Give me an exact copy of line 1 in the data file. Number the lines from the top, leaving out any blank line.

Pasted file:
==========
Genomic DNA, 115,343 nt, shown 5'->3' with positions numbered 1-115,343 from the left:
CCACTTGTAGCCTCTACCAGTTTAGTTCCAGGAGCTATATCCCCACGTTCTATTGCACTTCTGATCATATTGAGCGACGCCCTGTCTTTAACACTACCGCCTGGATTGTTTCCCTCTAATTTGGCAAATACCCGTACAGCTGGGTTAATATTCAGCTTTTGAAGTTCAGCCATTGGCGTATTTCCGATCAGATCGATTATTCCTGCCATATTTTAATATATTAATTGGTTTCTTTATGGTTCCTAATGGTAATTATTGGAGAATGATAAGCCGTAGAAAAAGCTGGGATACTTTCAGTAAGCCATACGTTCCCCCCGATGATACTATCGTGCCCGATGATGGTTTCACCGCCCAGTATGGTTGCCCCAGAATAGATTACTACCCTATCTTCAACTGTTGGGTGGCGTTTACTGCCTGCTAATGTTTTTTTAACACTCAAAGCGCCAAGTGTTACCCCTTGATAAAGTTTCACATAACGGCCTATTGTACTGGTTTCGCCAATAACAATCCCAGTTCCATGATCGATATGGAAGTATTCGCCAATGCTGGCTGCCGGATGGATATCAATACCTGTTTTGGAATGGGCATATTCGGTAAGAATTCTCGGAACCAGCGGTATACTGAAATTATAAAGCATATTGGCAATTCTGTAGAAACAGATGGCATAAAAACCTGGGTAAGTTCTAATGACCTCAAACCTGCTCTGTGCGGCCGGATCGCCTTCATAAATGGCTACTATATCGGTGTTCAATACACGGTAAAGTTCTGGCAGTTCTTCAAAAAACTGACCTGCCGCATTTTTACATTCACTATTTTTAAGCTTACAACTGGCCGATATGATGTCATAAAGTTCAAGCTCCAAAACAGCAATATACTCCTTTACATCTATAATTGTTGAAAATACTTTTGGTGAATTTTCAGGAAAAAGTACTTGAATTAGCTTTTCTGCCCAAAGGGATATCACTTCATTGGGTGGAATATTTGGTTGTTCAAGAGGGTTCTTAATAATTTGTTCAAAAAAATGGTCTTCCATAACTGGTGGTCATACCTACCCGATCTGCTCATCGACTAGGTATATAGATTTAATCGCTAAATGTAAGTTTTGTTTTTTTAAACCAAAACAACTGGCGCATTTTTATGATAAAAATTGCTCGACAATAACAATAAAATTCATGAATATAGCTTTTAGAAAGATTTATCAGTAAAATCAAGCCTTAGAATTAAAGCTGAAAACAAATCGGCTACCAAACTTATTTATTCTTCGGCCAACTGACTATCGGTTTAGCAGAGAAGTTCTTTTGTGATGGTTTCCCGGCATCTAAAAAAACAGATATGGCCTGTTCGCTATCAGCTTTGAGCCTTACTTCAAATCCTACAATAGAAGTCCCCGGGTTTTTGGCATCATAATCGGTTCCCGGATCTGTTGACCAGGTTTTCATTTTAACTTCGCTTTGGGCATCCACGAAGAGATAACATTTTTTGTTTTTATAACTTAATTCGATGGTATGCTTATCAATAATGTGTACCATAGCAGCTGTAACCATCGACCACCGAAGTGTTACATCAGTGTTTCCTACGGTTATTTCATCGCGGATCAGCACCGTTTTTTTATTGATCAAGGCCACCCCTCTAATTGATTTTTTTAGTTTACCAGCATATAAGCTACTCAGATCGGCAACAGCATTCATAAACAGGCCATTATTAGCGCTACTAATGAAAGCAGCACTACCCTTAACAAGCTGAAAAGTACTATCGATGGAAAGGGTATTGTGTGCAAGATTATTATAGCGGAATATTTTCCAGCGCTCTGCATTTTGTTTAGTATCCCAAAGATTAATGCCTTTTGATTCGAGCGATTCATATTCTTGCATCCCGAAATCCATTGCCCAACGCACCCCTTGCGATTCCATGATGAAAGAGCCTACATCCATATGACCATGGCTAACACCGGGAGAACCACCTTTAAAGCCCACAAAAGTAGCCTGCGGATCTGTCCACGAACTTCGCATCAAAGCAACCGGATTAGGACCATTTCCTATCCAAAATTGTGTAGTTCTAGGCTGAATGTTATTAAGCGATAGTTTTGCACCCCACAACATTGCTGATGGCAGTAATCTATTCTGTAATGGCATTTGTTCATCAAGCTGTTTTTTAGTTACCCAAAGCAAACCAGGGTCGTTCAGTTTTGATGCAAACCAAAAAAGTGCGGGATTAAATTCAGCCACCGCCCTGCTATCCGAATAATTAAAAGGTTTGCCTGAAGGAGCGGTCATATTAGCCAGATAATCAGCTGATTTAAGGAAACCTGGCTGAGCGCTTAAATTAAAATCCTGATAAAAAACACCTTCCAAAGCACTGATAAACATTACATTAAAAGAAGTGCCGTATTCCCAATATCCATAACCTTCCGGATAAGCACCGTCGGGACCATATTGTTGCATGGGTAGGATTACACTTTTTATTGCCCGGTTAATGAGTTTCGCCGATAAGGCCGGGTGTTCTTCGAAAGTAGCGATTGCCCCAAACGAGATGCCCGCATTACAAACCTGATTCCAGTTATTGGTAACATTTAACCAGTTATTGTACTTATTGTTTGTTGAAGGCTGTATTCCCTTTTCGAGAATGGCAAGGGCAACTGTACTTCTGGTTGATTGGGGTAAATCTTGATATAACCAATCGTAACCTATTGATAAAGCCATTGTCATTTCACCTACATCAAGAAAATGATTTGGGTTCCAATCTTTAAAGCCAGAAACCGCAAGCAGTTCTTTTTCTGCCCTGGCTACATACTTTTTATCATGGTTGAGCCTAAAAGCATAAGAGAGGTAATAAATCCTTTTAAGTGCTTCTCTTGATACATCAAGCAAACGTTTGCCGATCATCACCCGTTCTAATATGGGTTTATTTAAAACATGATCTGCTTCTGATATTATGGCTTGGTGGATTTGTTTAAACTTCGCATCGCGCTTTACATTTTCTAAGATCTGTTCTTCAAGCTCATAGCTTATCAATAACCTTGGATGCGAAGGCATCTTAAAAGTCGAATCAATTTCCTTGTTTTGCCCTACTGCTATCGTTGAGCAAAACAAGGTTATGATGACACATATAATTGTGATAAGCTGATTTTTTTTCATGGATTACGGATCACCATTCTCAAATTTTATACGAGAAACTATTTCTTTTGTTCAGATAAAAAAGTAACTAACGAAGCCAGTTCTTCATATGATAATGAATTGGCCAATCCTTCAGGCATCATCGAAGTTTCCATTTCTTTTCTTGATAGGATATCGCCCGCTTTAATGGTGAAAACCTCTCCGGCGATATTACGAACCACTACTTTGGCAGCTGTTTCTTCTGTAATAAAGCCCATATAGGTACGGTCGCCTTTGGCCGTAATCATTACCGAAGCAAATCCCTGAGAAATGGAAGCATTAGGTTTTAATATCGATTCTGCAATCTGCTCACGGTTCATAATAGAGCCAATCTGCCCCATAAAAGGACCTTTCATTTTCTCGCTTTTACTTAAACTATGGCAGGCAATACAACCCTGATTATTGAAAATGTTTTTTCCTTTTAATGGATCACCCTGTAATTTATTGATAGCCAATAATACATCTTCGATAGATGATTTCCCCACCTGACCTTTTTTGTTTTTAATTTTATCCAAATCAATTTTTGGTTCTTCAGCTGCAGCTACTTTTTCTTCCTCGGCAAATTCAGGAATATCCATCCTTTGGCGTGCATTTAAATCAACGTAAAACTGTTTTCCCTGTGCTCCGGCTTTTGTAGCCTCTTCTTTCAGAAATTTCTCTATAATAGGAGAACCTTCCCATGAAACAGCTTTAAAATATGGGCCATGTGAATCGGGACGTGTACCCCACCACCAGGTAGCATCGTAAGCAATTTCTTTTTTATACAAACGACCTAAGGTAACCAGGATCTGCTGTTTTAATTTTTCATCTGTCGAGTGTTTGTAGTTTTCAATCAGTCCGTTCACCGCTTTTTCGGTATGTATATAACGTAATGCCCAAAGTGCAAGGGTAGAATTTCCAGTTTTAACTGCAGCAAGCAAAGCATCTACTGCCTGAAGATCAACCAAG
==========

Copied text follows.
Genomic DNA, 115,343 nt, shown 5'->3' with positions numbered 1-115,343 from the left: